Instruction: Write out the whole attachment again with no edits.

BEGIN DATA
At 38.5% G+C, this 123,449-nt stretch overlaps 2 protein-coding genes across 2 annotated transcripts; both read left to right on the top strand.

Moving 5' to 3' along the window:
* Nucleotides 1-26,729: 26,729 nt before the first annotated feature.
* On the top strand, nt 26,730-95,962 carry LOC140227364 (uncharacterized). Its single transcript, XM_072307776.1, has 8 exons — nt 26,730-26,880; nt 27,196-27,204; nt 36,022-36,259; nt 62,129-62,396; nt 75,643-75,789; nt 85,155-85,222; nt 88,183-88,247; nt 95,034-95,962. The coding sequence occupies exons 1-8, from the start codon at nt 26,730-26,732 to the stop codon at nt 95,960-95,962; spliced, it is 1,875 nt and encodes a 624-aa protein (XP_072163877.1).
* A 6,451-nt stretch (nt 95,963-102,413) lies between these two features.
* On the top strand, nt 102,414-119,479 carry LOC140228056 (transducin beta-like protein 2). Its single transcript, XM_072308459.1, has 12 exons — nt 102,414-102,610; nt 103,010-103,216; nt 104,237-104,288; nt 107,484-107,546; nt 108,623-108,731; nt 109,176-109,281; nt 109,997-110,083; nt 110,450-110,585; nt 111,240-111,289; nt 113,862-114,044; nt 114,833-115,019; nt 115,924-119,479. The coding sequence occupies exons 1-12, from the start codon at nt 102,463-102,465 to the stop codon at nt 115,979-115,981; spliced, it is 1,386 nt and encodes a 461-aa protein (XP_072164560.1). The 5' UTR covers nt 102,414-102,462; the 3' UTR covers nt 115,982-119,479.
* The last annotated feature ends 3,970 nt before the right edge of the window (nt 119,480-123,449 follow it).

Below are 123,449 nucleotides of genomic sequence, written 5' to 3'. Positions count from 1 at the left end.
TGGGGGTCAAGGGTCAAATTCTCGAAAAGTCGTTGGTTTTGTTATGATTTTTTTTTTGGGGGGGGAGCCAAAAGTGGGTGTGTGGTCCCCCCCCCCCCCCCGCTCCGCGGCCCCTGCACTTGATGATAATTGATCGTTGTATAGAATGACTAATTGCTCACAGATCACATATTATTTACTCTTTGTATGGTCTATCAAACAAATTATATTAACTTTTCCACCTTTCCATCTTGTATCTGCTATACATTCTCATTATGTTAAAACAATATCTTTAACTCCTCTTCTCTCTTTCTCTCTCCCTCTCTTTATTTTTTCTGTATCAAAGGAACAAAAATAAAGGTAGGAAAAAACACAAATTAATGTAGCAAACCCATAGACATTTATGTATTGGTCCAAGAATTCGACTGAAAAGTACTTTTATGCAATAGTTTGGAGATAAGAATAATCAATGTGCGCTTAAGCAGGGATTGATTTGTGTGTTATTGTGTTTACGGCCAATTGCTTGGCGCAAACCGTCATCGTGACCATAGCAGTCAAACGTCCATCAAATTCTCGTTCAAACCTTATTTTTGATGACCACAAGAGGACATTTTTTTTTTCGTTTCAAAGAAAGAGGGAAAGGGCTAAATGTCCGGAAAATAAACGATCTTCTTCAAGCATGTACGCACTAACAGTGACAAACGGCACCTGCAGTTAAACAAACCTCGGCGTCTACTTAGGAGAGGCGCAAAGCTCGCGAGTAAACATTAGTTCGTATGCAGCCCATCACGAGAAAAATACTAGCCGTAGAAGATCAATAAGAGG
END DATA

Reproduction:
At 38.5% G+C, this 123,449-nt stretch overlaps 2 protein-coding genes across 2 annotated transcripts; both read left to right on the top strand.

Moving 5' to 3' along the window:
* Nucleotides 1-26,729: 26,729 nt before the first annotated feature.
* On the top strand, nt 26,730-95,962 carry LOC140227364 (uncharacterized). Its single transcript, XM_072307776.1, has 8 exons — nt 26,730-26,880; nt 27,196-27,204; nt 36,022-36,259; nt 62,129-62,396; nt 75,643-75,789; nt 85,155-85,222; nt 88,183-88,247; nt 95,034-95,962. The coding sequence occupies exons 1-8, from the start codon at nt 26,730-26,732 to the stop codon at nt 95,960-95,962; spliced, it is 1,875 nt and encodes a 624-aa protein (XP_072163877.1).
* A 6,451-nt stretch (nt 95,963-102,413) lies between these two features.
* On the top strand, nt 102,414-119,479 carry LOC140228056 (transducin beta-like protein 2). Its single transcript, XM_072308459.1, has 12 exons — nt 102,414-102,610; nt 103,010-103,216; nt 104,237-104,288; nt 107,484-107,546; nt 108,623-108,731; nt 109,176-109,281; nt 109,997-110,083; nt 110,450-110,585; nt 111,240-111,289; nt 113,862-114,044; nt 114,833-115,019; nt 115,924-119,479. The coding sequence occupies exons 1-12, from the start codon at nt 102,463-102,465 to the stop codon at nt 115,979-115,981; spliced, it is 1,386 nt and encodes a 461-aa protein (XP_072164560.1). The 5' UTR covers nt 102,414-102,462; the 3' UTR covers nt 115,982-119,479.
* The last annotated feature ends 3,970 nt before the right edge of the window (nt 119,480-123,449 follow it).

Below are 123,449 nucleotides of genomic sequence, written 5' to 3'. Positions count from 1 at the left end.
TGGGGGTCAAGGGTCAAATTCTCGAAAAGTCGTTGGTTTTGTTATGATTTTTTTTTTGGGGGGGGAGCCAAAAGTGGGTGTGTGGTCCCCCCCCCCCCCCCGCTCCGCGGCCCCTGCACTTGATGATAATTGATCGTTGTATAGAATGACTAATTGCTCACAGATCACATATTATTTACTCTTTGTATGGTCTATCAAACAAATTATATTAACTTTTCCACCTTTCCATCTTGTATCTGCTATACATTCTCATTATGTTAAAACAATATCTTTAACTCCTCTTCTCTCTTTCTCTCTCCCTCTCTTTATTTTTTCTGTATCAAAGGAACAAAAATAAAGGTAGGAAAAAACACAAATTAATGTAGCAAACCCATAGACATTTATGTATTGGTCCAAGAATTCGACTGAAAAGTACTTTTATGCAATAGTTTGGAGATAAGAATAATCAATGTGCGCTTAAGCAGGGATTGATTTGTGTGTTATTGTGTTTACGGCCAATTGCTTGGCGCAAACCGTCATCGTGACCATAGCAGTCAAACGTCCATCAAATTCTCGTTCAAACCTTATTTTTGATGACCACAAGAGGACATTTTTTTTTTCGTTTCAAAGAAAGAGGGAAAGGGCTAAATGTCCGGAAAATAAACGATCTTCTTCAAGCATGTACGCACTAACAGTGACAAACGGCACCTGCAGTTAAACAAACCTCGGCGTCTACTTAGGAGAGGCGCAAAGCTCGCGAGTAAACATTAGTTCGTATGCAGCCCATCACGAGAAAAATACTAGCCGTAGAAGATCAATAAGAGG